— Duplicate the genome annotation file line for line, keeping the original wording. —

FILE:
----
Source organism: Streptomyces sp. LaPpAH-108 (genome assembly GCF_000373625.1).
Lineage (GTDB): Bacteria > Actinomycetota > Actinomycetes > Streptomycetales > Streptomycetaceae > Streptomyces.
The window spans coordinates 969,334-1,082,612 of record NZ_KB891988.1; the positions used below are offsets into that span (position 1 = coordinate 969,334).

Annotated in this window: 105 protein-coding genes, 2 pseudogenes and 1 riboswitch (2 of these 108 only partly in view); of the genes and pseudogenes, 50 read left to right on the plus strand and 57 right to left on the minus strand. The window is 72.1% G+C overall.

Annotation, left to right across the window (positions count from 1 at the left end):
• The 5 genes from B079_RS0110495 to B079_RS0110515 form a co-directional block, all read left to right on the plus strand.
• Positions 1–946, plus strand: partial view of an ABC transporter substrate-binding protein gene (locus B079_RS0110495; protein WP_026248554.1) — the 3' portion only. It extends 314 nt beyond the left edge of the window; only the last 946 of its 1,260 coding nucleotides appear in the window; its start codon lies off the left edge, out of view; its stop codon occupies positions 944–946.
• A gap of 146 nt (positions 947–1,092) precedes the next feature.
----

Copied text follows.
Source organism: Streptomyces sp. LaPpAH-108 (genome assembly GCF_000373625.1).
Lineage (GTDB): Bacteria > Actinomycetota > Actinomycetes > Streptomycetales > Streptomycetaceae > Streptomyces.
The window spans coordinates 969,334-1,082,612 of record NZ_KB891988.1; the positions used below are offsets into that span (position 1 = coordinate 969,334).

Annotated in this window: 105 protein-coding genes, 2 pseudogenes and 1 riboswitch (2 of these 108 only partly in view); of the genes and pseudogenes, 50 read left to right on the plus strand and 57 right to left on the minus strand. The window is 72.1% G+C overall.

Annotation, left to right across the window (positions count from 1 at the left end):
• The 5 genes from B079_RS0110495 to B079_RS0110515 form a co-directional block, all read left to right on the plus strand.
• Positions 1–946, plus strand: partial view of an ABC transporter substrate-binding protein gene (locus B079_RS0110495; protein WP_026248554.1) — the 3' portion only. It extends 314 nt beyond the left edge of the window; only the last 946 of its 1,260 coding nucleotides appear in the window; its start codon lies off the left edge, out of view; its stop codon occupies positions 944–946.
• A gap of 146 nt (positions 947–1,092) precedes the next feature.